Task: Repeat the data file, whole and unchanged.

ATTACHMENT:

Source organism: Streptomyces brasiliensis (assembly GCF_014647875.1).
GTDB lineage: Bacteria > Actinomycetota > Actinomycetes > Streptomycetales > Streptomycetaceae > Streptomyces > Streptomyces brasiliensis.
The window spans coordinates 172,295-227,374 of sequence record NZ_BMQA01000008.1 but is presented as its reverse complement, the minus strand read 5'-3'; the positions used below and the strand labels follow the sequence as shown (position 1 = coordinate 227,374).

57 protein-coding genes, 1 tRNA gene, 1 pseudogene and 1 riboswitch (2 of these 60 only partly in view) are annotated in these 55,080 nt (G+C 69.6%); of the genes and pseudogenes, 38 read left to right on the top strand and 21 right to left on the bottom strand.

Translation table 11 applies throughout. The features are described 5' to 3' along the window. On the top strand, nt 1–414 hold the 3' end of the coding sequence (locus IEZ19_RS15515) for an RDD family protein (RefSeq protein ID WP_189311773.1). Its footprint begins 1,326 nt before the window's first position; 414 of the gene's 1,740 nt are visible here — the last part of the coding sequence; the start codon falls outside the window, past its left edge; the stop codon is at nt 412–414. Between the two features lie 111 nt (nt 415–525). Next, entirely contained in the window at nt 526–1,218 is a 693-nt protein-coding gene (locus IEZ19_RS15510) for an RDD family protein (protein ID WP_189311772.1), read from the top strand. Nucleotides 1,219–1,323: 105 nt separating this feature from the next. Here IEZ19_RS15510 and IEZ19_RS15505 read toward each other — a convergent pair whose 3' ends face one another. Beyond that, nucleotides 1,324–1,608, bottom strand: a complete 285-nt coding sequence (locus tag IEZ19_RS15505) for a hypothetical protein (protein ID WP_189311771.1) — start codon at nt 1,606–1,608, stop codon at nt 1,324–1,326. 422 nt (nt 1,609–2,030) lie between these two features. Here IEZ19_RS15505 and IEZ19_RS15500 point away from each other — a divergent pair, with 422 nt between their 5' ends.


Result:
Source organism: Streptomyces brasiliensis (assembly GCF_014647875.1).
GTDB lineage: Bacteria > Actinomycetota > Actinomycetes > Streptomycetales > Streptomycetaceae > Streptomyces > Streptomyces brasiliensis.
The window spans coordinates 172,295-227,374 of sequence record NZ_BMQA01000008.1 but is presented as its reverse complement, the minus strand read 5'-3'; the positions used below and the strand labels follow the sequence as shown (position 1 = coordinate 227,374).

57 protein-coding genes, 1 tRNA gene, 1 pseudogene and 1 riboswitch (2 of these 60 only partly in view) are annotated in these 55,080 nt (G+C 69.6%); of the genes and pseudogenes, 38 read left to right on the top strand and 21 right to left on the bottom strand.

Translation table 11 applies throughout. The features are described 5' to 3' along the window. On the top strand, nt 1–414 hold the 3' end of the coding sequence (locus IEZ19_RS15515) for an RDD family protein (RefSeq protein ID WP_189311773.1). Its footprint begins 1,326 nt before the window's first position; 414 of the gene's 1,740 nt are visible here — the last part of the coding sequence; the start codon falls outside the window, past its left edge; the stop codon is at nt 412–414. Between the two features lie 111 nt (nt 415–525). Next, entirely contained in the window at nt 526–1,218 is a 693-nt protein-coding gene (locus IEZ19_RS15510) for an RDD family protein (protein ID WP_189311772.1), read from the top strand. Nucleotides 1,219–1,323: 105 nt separating this feature from the next. Here IEZ19_RS15510 and IEZ19_RS15505 read toward each other — a convergent pair whose 3' ends face one another. Beyond that, nucleotides 1,324–1,608, bottom strand: a complete 285-nt coding sequence (locus tag IEZ19_RS15505) for a hypothetical protein (protein ID WP_189311771.1) — start codon at nt 1,606–1,608, stop codon at nt 1,324–1,326. 422 nt (nt 1,609–2,030) lie between these two features. Here IEZ19_RS15505 and IEZ19_RS15500 point away from each other — a divergent pair, with 422 nt between their 5' ends.